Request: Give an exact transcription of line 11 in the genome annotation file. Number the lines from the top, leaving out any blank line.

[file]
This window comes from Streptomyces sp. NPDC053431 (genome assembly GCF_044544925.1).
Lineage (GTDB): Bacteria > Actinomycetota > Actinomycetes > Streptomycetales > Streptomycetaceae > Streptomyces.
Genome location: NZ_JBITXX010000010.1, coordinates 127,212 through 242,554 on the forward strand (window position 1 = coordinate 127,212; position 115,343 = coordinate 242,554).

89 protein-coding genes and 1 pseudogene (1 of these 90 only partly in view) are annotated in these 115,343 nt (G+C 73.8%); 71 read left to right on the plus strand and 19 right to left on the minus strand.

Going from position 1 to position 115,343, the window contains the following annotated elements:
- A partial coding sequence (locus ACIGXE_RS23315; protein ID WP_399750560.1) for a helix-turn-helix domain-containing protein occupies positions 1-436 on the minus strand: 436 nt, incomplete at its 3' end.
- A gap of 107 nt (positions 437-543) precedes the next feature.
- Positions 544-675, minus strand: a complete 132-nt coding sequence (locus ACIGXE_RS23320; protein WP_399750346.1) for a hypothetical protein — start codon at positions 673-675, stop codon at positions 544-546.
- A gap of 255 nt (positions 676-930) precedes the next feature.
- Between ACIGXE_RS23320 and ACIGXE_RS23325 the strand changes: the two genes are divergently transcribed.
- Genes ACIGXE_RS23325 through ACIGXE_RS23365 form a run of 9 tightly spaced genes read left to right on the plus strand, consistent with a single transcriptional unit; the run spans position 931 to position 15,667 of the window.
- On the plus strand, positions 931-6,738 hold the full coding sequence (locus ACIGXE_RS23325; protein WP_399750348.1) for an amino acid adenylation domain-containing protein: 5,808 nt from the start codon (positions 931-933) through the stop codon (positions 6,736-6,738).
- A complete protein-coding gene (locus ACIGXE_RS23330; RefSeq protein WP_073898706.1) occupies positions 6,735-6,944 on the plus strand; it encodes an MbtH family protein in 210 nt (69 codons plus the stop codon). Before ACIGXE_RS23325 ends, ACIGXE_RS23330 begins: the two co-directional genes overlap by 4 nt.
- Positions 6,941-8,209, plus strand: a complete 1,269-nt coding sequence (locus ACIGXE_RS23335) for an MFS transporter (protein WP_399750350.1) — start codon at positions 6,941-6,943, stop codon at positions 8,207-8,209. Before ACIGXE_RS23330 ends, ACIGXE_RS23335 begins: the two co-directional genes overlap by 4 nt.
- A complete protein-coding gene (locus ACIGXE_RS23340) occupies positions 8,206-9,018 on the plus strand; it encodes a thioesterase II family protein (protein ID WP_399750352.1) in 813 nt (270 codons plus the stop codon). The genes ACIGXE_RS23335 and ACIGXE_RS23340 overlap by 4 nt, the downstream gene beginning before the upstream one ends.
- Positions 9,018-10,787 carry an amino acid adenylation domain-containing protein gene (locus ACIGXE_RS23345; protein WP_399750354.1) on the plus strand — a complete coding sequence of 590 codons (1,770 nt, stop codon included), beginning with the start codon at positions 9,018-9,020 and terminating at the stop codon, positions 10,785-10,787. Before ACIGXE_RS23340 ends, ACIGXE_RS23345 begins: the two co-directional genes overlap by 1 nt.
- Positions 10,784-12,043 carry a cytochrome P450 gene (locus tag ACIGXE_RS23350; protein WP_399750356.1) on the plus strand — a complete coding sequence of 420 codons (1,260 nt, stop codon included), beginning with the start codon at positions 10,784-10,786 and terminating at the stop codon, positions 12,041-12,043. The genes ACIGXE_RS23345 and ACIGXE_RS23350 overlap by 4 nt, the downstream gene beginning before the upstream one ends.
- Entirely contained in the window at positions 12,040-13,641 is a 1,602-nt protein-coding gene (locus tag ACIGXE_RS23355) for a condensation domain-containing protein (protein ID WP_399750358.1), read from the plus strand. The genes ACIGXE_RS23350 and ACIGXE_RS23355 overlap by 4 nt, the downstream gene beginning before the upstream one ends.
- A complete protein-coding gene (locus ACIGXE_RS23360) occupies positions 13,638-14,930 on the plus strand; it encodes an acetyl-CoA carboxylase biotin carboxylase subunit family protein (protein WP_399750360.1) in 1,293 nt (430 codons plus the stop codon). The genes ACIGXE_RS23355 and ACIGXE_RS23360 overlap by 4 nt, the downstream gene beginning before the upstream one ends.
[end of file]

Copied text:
- Genes ACIGXE_RS23325 through ACIGXE_RS23365 form a run of 9 tightly spaced genes read left to right on the plus strand, consistent with a single transcriptional unit; the run spans position 931 to position 15,667 of the window.